And God said, “Let the waters swarm with swarms of living creatures, and let birds fly above the earth across the expanse of the heavens.” So God created the great sea creatures and every living creature that moves, with which the waters swarm, according to their kinds, and every winged bird according to its kind. And God saw that it was good. And God blessed them, saying, “Be fruitful and multiply and fill the waters in the seas, and let birds multiply on the earth.” And there was evening and there was morning, the fifth day.Genesis 1:20-23 (ESV)
On day 5, God begins the process of filling the oceans and seas and the air with animals. Interestingly he does not yet fill the land with animal life yet, as he reserves that stage for the sixth day, and with good reason.
Here we see Moses demonstrating God’s mastery over creation that is in subjugation to His sovereignty as opposed to the fabled Ba’alistic creation myth. According to Canaanite literature, a great dragon rebels against Ba’al, the main fertility god of the Canaanites, giving rise to severe storms that rise up suddenly in the Palestinian region. This is how the Canaanites explained the weather phenomenon of sudden storms that would roll in from the Mediterranean Sea, crash into the north-south mountain range along the Jordan River, and catapult up into the atmosphere, and result in violent storms. In Moses’ creation narrative, God is sovereign and in complete control of the creation of all of the sea and air creatures.
It is on this day that God creates the great whales, fish, and birds. It is also on this day that many now extinct species were created as well, including marine and flying dinosaurs, which antiquity records in terms like “dragon” or “Leviathan” or “Behemoth”. Given the descriptions of these creatures in other parts of Scripture, it is very likely that they were not just the figments of overactive imaginations, but very real, but now extinct due to environmental changes following the cataclysm that produced the flood to come.
One thing that is worth noting is that this is the first time the word “blessed” is used in all of Scripture – “barak”. The term appears to be a bit of a derivative or perhaps the root of “beresheet”, the first word of the Bible indicating again, God’s sovereignty over His creation. However, the connotation here seems to imply God is imparting His authority by way of a command upon the creatures He has created in the form of a mandate: “Be fruitful and multiply and fill the waters in the seas, and let birds multiply on the earth.” As such, the word that we interpret as “blessed” is perhaps one of the most misinterpreted words in all of the Bible.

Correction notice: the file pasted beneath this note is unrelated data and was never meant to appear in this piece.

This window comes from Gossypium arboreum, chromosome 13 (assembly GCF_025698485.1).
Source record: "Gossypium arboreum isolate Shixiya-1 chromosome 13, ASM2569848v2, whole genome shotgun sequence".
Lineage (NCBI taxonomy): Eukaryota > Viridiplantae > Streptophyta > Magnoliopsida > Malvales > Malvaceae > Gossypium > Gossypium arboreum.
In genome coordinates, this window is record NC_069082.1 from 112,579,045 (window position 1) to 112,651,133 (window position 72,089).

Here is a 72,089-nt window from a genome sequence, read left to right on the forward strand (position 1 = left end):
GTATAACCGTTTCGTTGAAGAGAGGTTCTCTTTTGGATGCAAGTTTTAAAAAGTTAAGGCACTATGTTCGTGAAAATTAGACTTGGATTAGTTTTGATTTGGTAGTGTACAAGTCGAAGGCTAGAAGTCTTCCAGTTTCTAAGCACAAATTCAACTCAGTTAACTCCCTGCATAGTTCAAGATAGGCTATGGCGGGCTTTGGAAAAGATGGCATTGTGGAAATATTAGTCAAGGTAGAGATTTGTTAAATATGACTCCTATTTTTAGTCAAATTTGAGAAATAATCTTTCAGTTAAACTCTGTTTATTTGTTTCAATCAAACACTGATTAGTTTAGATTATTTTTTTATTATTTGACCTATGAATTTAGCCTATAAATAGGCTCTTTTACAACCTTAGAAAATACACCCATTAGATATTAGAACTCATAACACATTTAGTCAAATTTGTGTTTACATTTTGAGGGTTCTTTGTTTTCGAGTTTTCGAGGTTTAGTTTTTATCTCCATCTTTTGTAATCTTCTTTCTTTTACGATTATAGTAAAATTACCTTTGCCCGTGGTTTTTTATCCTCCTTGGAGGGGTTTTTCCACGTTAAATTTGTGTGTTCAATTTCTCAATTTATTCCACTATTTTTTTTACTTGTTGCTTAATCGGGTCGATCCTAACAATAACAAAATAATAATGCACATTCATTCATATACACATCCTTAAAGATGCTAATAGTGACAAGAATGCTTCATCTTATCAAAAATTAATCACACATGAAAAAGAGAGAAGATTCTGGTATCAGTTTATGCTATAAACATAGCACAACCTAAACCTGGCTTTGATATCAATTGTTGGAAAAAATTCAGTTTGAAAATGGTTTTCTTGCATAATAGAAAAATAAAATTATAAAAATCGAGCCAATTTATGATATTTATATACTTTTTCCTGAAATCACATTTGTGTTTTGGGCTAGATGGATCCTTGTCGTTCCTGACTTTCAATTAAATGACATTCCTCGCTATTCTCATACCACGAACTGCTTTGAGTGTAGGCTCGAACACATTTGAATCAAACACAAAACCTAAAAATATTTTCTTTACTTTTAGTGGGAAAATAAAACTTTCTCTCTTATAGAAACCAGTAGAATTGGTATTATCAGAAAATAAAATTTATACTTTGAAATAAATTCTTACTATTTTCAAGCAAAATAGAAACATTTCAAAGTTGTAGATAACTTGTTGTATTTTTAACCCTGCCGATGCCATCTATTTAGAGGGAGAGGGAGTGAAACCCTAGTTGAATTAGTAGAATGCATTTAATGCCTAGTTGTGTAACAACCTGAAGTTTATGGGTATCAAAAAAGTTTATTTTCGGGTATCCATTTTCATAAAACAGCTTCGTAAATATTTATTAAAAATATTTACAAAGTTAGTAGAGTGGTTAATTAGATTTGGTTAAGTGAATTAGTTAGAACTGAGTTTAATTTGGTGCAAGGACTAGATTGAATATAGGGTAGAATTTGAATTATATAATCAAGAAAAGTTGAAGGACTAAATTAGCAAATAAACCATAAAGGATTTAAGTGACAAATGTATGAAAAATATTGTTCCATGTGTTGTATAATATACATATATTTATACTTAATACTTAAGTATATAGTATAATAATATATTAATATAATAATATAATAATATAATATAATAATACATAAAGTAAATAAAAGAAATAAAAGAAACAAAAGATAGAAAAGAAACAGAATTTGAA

While the word “barak” does seem to imply a sense of favor from God, it’s more akin to a sense of granting of authority to act. But it’s a limited grant of authority, not complete autonomy. The command is in three parts: 1) Be fruitful. This not only means to grow, but to be productive. Contribute to the creation of the world. 2) Multiply. A part of fruitfulness is self-replication or reproduction. The ultimate measure of productivity among the animal kingdom is the ability to reproduce and fulfill the third part of the command. 3) Fill the earth. Populate that which is empty. And migrate, roam, and explore the beauty of God’s creation.
What is important to note here is that God didn’t give the sea creatures or the animals dominion over the earth. He simply authorized them to fill it. And there is a huge distinction that is made more evident when we get to day six. In the meantime, consider this thought: this is the second day in which the Scriptures don’t explicitly state that God said that “it was good.” However, He does bless His creation on this day, and what God blesses is indeed good.
Henry Blackaby once made this observation in his study series “Experiencing God”: “Stop asking God to bless your work. Instead, seek out what God is doing and join Him in His work, for it is already blessed.” When we ask God to bless what we are doing for the Kingdom, we are essentially usurping His authority and at the heart of it, we are truly demanding that God endorse our efforts for the Kingdom. While it may seem noble to want to do great things for the Kingdom, what God expects of His creation (you and me) is obedience and humble submission to His will, rather than our own.
We can conjure up all of the plans and dreams we want that fit what our desires are for the world, but unless those desires align with Father’s heart, then we are not going to be fruitful. Our work will not result in the multiplication of true, self-replicating disciples. And we will certainly not fill the earth with His glory. Instead we may present the appearance of productivity and fruitfulness, but eventually it will prove to be fruitless, vain, and impotent. Only the will of the Father has full authority and our submission to His authority should be our desire. Then and only then can we be capable of fulfilling His command to be fruitful, multiply, and fill the earth.
So I ask you today to consider these few questions:
- How truly productive are you for the Kingdom? If after careful examination, your measure of productivity doesn’t align with God’s measure of productivity, then it’s time to reevaluate the work you are doing in light of His blessing.
- Are you multiplying? Are other believers growing as a result of your influence? Are new disciples being born again into the Kingdom and being fed the milk of the Word, rightly divided and taught? If not, what are we waiting for?
- Are you filling the earth with His glory, as opposed to your own? If you have ever sensed God’s leading to go into the world on mission, are you doing what is necessary to go? Are you serving your neighbor across the street or next door or elsewhere in your neighborhood, your town, or your city? If not, what is holding you back?